This is the method I use to color my sketches using GIMP. Basically what it amounts to is extracting linework from a scanned image, putting it in its own layer and then painting in shadows, highlights and colors behind it. I tend to paint using layer masks; filling a layer completely with a color/pattern and then masking out regions that shouldn't be visible, as opposed to erasing them. This is a non destructive way of coloring. It might seem like a chore but comes handly when you have a few dozen color layers with different blending modes. All you have to do is mask/unmask parts of the layer using white color to make things visible and black color to make things invisible.
Start by scanning a sketch in with at least 300dpi, preferably in a lossless format like png. Open it up in Gimp, go to the Channels tab and highlight all the channels except Alpha.
Right-click on the selected channels and pick Channel to Selection. Then inverse selection:
Ctrl + I (Select > Invert).
Create a new layer
Ctrl + Shift + N (Layer > New Layer...). Name it something appropriate and set Layer fill type to Foreground color . Next, add a layer mask; make sure the newly created layer is selected in the Layers Tab, then do (Layer > Mask > Add Layer Mask). Tick the Selection option in the dialog that pops up and add the mask . Deselect everything
Shift + Ctrl + A (Select > None). Also, hide the original scanned image layer in the Layers tab.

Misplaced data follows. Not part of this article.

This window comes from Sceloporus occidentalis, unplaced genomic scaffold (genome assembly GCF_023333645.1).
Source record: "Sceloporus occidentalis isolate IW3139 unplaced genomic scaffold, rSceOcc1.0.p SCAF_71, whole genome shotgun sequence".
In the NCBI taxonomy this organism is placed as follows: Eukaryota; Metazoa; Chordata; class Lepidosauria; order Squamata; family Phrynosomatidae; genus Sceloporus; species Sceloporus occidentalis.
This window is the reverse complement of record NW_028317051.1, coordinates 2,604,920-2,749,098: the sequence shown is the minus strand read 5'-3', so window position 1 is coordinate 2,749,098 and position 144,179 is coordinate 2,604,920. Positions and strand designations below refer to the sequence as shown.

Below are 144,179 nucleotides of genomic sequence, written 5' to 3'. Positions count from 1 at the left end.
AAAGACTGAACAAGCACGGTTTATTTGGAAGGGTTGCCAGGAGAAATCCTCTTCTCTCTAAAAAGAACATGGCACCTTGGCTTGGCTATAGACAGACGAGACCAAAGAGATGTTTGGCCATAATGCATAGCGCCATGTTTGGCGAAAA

At this point I usually paint midtones, shades and highlights under the linework.
/* Now you can create layers for shades, highlights and colors under your linework to color the sketch. I prefer to make a white background layer first, so the linework is easier to see. That's pretty easy to do, just create a new layer with white fill. Move it under the layer with lines you made before.
Time to add some color. Select a foreground color in the toolbox. Then create a new layer and tick Foreground color in the dialog. Add a layer mask with full transparency. The layer will become invisible for now, you'll reveal parts of it later. Use Path tool to select area(s) to be colored in. Then add it to selection by doing Select > From Path. */ [pic of selecting a color] [pic of layer mask applied] [pic of path tool being used] [pic of select from path]
If you accidentally loose your path selection you can always retrieve it from the Paths tab. To edit a mask, select it in your Layers pallete and use a Paintbrush tool with black fill to hide or white to show areas. You can press X to switch between black and white fills.
[pic of paths tab] [pic of mask editing 1] [pic of mask editing 2]
Repeat for every major color you want to have in your image. Don't forget that you can blend and blur layers. For shading you can duplicate the original layer and blend it with Overlay or Darken, then mask up the lighter areas. Same idea can be applied for highlights.
[pic of blending layers] [pic of blurring layers] [pic of shading]